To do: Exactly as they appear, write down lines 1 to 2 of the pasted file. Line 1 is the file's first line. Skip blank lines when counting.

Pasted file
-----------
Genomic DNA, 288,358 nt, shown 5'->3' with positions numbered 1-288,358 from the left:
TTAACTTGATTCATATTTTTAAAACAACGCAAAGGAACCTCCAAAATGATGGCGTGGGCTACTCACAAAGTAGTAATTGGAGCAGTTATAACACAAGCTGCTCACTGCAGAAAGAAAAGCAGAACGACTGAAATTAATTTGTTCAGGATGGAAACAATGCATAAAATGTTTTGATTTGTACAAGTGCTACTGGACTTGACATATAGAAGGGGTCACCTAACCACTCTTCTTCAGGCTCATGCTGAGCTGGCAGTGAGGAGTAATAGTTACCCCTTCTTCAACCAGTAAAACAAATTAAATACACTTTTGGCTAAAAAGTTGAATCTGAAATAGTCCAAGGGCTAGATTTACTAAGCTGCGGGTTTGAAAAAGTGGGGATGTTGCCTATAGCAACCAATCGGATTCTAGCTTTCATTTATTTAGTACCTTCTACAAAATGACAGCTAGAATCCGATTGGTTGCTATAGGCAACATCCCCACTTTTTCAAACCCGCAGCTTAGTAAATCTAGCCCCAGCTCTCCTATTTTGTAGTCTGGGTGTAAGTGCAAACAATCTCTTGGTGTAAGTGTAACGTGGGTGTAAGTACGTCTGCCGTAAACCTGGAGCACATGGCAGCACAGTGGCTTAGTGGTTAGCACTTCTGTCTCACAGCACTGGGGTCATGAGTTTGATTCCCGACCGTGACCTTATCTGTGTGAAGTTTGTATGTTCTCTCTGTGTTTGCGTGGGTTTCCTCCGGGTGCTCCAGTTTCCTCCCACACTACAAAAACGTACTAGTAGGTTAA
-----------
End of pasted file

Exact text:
Genomic DNA, 288,358 nt, shown 5'->3' with positions numbered 1-288,358 from the left:
TTAACTTGATTCATATTTTTAAAACAACGCAAAGGAACCTCCAAAATGATGGCGTGGGCTACTCACAAAGTAGTAATTGGAGCAGTTATAACACAAGCTGCTCACTGCAGAAAGAAAAGCAGAACGACTGAAATTAATTTGTTCAGGATGGAAACAATGCATAAAATGTTTTGATTTGTACAAGTGCTACTGGACTTGACATATAGAAGGGGTCACCTAACCACTCTTCTTCAGGCTCATGCTGAGCTGGCAGTGAGGAGTAATAGTTACCCCTTCTTCAACCAGTAAAACAAATTAAATACACTTTTGGCTAAAAAGTTGAATCTGAAATAGTCCAAGGGCTAGATTTACTAAGCTGCGGGTTTGAAAAAGTGGGGATGTTGCCTATAGCAACCAATCGGATTCTAGCTTTCATTTATTTAGTACCTTCTACAAAATGACAGCTAGAATCCGATTGGTTGCTATAGGCAACATCCCCACTTTTTCAAACCCGCAGCTTAGTAAATCTAGCCCCAGCTCTCCTATTTTGTAGTCTGGGTGTAAGTGCAAACAATCTCTTGGTGTAAGTGTAACGTGGGTGTAAGTACGTCTGCCGTAAACCTGGAGCACATGGCAGCACAGTGGCTTAGTGGTTAGCACTTCTGTCTCACAGCACTGGGGTCATGAGTTTGATTCCCGACCGTGACCTTATCTGTGTGAAGTTTGTATGTTCTCTCTGTGTTTGCGTGGGTTTCCTCCGGGTGCTCCAGTTTCCTCCCACACTACAAAAACGTACTAGTAGGTTAA